EU Approves SSAB Deal for Rautaruukki, With Conditions
Divestments must still be made to address the anticipated reduction of competition within markets for certain carbon steel products in the Nordic countries and for stainless steel and profiled steel construction sheets in Finland.
The European Commission has cleared the acquisition by Swedish steelmaker SSAB AB (Stockholm, Sweden) of Rautaruukki Oyj (Helsinki, Finland), a manufacturer of carbon steel and steel components and systems for the construction and engineering industries. The deal is subject to the divestment of five businesses in Finland, Sweden and Norway, the European Union’s merger review unit said Monday.
The Commission had concerns the 10.1 billion Swedish kronor ($1.5 billion) deal, as initially laid out, would have reduced competition significantly within the markets for certain carbon steel products in the Nordic countries and for stainless steel and profiled steel construction sheets in Finland. The divestments are meant to address these concerns.
“These carbon steel flat products are used from cars to construction materials, and constitute an essential input for many European companies,” explained Joaquín Almunia, the Commission vice president of competition policy, in a news release. “Today’s decision gives the Commission’s green light to the creation of a European and even world leader in specialty carbon steel, while also ensuring that steel customers in the Nordic countries will not be harmed.”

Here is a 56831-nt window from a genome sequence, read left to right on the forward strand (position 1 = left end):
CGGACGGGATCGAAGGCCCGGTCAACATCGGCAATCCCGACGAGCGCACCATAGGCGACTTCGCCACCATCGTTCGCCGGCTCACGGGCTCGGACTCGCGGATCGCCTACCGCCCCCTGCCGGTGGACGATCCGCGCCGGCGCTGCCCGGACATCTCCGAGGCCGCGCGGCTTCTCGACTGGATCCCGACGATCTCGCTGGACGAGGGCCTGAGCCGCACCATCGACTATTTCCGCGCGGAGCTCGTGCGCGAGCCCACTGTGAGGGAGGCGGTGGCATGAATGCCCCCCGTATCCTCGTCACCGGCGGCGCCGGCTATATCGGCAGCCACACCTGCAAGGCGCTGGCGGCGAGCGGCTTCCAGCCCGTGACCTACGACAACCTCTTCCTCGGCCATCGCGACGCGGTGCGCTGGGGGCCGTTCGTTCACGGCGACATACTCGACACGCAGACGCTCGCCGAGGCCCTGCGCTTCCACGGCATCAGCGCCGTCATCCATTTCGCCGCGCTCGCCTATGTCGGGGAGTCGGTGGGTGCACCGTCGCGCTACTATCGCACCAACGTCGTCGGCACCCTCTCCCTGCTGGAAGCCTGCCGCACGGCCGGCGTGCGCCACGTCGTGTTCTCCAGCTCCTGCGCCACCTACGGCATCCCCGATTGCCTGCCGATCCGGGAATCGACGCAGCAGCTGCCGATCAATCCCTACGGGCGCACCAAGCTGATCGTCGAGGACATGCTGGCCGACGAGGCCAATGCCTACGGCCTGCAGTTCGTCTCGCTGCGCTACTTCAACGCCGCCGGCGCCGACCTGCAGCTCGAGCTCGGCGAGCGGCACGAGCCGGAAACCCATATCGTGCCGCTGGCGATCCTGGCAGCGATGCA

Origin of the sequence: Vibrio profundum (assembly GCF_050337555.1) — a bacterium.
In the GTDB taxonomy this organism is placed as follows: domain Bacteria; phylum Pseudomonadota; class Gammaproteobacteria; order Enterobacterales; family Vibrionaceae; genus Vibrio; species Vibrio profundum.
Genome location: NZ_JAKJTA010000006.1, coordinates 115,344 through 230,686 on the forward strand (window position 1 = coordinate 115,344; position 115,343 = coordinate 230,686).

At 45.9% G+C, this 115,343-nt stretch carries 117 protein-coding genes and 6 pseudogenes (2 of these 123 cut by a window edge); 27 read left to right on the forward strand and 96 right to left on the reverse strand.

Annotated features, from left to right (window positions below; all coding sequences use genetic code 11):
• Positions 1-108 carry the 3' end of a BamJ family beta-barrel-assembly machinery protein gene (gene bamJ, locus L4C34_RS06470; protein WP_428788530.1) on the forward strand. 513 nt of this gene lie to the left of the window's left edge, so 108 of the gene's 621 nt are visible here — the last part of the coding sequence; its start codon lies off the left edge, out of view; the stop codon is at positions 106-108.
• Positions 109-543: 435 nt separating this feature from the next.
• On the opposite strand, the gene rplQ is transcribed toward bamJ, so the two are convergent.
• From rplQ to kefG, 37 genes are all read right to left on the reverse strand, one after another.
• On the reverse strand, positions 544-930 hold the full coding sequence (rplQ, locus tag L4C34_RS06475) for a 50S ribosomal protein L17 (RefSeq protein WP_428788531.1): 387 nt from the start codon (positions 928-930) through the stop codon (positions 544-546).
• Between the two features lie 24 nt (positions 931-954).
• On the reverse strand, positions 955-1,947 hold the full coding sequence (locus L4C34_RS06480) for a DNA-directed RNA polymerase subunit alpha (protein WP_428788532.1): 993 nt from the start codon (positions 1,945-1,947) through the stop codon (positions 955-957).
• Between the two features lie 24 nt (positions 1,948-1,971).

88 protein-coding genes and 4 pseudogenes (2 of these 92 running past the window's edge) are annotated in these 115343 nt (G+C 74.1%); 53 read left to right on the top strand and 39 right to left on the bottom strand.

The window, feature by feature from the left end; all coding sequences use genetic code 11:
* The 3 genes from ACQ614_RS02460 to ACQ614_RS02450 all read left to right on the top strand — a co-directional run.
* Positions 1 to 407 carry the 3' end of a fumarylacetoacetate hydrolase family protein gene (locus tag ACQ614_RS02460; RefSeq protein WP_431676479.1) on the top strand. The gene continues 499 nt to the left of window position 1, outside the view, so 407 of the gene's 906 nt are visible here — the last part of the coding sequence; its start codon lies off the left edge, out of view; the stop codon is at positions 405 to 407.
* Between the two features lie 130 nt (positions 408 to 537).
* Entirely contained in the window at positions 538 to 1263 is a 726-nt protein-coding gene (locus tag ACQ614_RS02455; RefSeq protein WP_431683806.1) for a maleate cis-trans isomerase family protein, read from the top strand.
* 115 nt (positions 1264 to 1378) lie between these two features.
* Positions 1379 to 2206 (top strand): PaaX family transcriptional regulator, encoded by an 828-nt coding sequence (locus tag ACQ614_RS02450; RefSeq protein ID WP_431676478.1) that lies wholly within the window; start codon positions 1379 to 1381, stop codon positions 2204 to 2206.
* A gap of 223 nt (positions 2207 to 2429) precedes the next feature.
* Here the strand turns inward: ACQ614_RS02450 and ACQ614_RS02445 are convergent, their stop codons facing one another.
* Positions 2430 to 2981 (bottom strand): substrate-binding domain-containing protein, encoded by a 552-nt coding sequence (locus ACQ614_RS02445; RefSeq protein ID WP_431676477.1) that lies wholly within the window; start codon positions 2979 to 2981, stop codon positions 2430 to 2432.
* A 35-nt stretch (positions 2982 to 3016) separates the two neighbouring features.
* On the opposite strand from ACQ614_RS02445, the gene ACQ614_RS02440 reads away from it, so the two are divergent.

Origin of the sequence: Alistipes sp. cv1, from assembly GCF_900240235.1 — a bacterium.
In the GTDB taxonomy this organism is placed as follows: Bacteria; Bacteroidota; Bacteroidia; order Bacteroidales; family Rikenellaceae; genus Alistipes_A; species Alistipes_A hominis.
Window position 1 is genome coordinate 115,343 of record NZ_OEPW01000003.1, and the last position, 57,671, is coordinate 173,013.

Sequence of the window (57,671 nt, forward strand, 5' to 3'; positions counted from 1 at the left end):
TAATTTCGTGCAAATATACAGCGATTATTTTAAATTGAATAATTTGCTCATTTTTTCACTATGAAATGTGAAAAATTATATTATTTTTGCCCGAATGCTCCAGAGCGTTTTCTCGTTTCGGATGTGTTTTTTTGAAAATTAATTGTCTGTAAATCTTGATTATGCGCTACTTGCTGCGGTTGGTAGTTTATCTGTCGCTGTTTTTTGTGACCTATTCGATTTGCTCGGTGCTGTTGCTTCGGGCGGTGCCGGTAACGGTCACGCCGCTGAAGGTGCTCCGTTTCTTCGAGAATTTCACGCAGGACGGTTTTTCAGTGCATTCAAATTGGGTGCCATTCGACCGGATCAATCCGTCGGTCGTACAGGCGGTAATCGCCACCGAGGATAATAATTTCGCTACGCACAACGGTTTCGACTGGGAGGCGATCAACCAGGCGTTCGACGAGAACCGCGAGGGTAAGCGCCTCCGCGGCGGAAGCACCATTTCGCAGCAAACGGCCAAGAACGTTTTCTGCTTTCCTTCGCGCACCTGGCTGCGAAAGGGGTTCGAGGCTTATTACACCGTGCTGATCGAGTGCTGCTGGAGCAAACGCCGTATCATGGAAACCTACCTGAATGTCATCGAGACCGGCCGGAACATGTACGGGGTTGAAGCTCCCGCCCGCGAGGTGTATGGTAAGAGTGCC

Announced in January, the deal would pair SSAB’s specialty in high-strength steel used in machinery and trucks with Rautaruukki’s focus on making steel products, such as building components, steel barriers and pipes. The companies estimate the merger will create annual cost savings of up to 1.4 billion kronor and a roughly 5 percent reduction in their combined workforce of 17,400 employees over three years.
The global steel industry has remained a fragmented sector during the recent financial crisis and companies gradually have ramped up capacity despite sluggish demand. Much of that added production comes as governments use subsidies to support local jobs and industries.
Editor’s note: This report originally appeared in separate news releases from SSAB AB and the Wall Street Journal.